--Lehigh Valley System: This system is the closest the company has remaining to an ILEC but it is actually a legacy overbuilder that operates in an ILEC-like duopoly market environment alongside Service Electric Cable TV. The Lehigh Valley asset is not likely to fetch anything like the very lucrative $3,800 per sub that the Carmel sale produced for a few reasons. As mentioned, it is not exactly an incumbent provider given the overbuilt, duopoly dynamic. Also, unlike Carmel, this system is not technologically equipped to provide telephone service and thus the marketed bundle commands a lower monthly ARPU. Furthermore, the demographic profile of the Lehigh Valley areas is greatly inferior to Carmel. According to US Census data, medium household income in this area is around $35,000 per year compared with $55-65,000 in Carmel. Demographics are critically important to cable companies as more wealth makes driving incremental revenue and leverage through digital and high speed data product sales much more feasible. Consequently, I think a fair sale price might be something in the $2,000 - $2,500 per sub range or around $200 - $250mm in total value.

--Overbuilder Ops: RCN has made some progress with its overbuilt operations but there is nothing to indicate that they would trade for subscriber valuations anywhere near ILEC cable operations. The basic value proposition to customers is a deeply discounted bundle of phone, data and video products. It’s difficult to split out precisely, but it appears that these assets are currently slightly EBITDA positive.

Chicago, with over 100,000 subs, is the largest overbuilt market and RCN is suffering there from heavy competition from Comcast and others, a network that is not fully built out, lawsuits from various communities and a host of other issues. Much of the Chicago specific issues likely stem from the fact that the system was purchased from 21st Century Telecom in 1999 for $500mm and not built organically by RCN. This follows because RCN spent well in excess, on a PP&E per sub basis, for its buildouts on average than other cable companies (as of year-end 2001, RCN had spend an average of $803 in PP&E per home passed vs $622 for Charter and $503 for Comcast).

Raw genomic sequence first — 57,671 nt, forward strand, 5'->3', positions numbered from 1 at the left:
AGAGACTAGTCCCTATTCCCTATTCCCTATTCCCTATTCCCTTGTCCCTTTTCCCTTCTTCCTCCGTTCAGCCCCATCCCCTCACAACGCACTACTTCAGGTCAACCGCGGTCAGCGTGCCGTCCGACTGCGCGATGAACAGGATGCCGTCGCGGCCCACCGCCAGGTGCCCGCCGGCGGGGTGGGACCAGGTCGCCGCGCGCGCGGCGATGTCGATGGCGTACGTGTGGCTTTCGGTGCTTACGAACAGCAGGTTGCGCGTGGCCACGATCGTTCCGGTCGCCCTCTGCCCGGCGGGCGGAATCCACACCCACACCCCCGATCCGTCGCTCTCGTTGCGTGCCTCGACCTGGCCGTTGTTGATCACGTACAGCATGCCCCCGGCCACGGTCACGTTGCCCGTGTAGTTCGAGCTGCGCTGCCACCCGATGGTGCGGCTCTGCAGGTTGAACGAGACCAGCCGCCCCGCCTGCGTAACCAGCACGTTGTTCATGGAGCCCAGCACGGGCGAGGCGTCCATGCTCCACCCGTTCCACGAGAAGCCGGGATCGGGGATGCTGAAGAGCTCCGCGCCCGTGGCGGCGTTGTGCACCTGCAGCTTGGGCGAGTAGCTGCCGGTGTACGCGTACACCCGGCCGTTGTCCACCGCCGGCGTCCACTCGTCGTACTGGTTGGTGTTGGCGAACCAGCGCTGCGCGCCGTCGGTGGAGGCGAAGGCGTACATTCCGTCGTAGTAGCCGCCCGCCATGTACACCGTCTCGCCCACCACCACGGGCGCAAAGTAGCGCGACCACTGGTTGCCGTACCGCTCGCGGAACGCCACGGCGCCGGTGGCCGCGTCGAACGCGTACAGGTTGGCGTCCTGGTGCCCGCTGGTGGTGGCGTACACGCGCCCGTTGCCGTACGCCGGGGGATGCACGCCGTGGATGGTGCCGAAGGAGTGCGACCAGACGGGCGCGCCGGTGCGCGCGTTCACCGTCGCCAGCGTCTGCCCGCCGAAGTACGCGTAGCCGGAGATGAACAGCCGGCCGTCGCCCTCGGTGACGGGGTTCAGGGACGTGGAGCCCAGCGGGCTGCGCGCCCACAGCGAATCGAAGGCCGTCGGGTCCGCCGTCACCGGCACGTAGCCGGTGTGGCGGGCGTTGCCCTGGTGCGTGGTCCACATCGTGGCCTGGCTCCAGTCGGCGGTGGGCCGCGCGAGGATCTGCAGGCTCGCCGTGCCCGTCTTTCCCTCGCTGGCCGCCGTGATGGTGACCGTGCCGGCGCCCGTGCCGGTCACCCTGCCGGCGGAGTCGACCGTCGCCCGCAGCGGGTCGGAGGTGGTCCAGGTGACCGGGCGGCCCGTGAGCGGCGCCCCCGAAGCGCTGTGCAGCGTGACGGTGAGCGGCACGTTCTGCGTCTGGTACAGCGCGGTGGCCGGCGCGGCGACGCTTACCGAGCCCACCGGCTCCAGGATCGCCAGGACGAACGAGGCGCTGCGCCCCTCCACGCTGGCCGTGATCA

RCN also faces the problem that many of its systems including Los Angeles, San Francisco, Philadelphia, and Queens have not thus far achieved anyhere near the scale required for profitability. All of these markets serve less than 15,000 customers each and should probably just be shut down. Overall, I think the overbuilt subs are worth, at most, $1000 - $1,200 per sub or around $350mm in total value.

-- Megacable: RCN’s 49% interest in this Mexican cable provider would seem to represent decent value if it could be monetized. As of December ’02, it served 463,000 customers including over 100,000 data subs and was growing its base around 25% per year. Unfortunately, the privately held Mexican group that owns the remainder of Megacable has shown no public interest thus far in buying out RCN or paying a substantial dividend. As such, and because this interest represents a minority stake in a developing country telecom play, I ascribe a value of $1,000 per sub or $211mm in equity value to RCN.